With plum and apricot blossoms displaying their colours on the hillsides welcoming the arrival of spring, we have come to Tan Lac district’s Van Son commune, which is renowned for its traditional handicraft of weaving. For the Muong people in Tan Lac, handwoven products not only serve their daily needs but also embody the unique cultural traits of the ethnic group that need to be preserved and cherished.

 Ha Cong Tien and his family in Huop hamlet, Van Son, Tan Lac diligently maintain the traditional weaving craft.

Dinh Van Tham’s family in Van Son’s Huop hamlet is among those still upholding the tradition of hand weaving. The hands of the 64-year-old craftsman are nimble, skillfully crafting intricate patterns on baskets, trays, cloth containers, and many other household items to meet the needs of his family and supply the market for better income. Tham told us, "The weaving craft here has been around for generations. I have been involved in this work for over 40 years now. It doesn't require too much physical effort, nor is it overly difficult, making it suitable for older men. No one really knows exactly when this craft began, it's been passed down from generation to generation. But to excel in it, you have to be hardworking, patient, and have a knack for it. Passing it down is about preserving our cultural heritage and our ancestral roots. That's why, over the years, even though the income from weaving isn't always high, I still preserve it and pass it on to my children and grandchildren."

Another craftsman from the hamlet, Ha Cong Tien, added, "All needed to create our products exist in nature, but choosing the right ones to make beautiful and durable woven items is not a walk in the park. We have to carefully select bamboo and calameae trees in the forest, ensuring they are at least 3 years old, as young plants are brittle, breaking- and pest-prone. It is necessary to choose thick, long stems for weaving to ensure the products are shiny and durable."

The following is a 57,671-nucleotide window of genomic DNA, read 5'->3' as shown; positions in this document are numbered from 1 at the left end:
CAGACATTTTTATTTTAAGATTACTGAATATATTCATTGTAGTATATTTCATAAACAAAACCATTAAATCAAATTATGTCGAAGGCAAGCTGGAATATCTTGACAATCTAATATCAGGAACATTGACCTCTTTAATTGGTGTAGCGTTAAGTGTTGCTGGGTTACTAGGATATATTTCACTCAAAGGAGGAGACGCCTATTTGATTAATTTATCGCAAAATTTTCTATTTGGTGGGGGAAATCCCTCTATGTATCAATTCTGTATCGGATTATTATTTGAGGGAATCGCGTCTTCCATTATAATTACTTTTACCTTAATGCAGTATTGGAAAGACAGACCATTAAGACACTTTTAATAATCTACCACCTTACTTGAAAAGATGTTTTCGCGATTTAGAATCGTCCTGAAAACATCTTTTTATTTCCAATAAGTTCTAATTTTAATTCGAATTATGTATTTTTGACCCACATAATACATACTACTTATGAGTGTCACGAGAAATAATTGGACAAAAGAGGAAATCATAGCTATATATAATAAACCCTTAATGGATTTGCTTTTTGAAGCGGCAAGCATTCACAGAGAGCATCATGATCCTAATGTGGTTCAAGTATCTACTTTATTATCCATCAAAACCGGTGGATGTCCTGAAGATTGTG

In the past, handwoven pieces mainly served the household needs. In recent years, they have become widely available for sale in markets and tourist areas, favoured by tourists and locals alike. Handwoven products such as various types of baskets and trays are indispensable items at home, deeply rooted in the lives of local women since ancient times.

The recent development of modern technology has led to the gradual decline of traditional weaving. Despite this, there are still individuals like Tham and Tien who use their passion and dedication to breathe life into bamboo and rattan, creating simple yet meaningful products that contribute to conserving the traditional cultural value of the land.

According to Bui Minh Hong, the head of the Tan Lac Culture and Information Office, the weaving craft not only produces material goods but also creates a unique cultural identity for the Muong people in the area. Active support from the authorities is needed to explore the value of these products and make them part of the local tourism.

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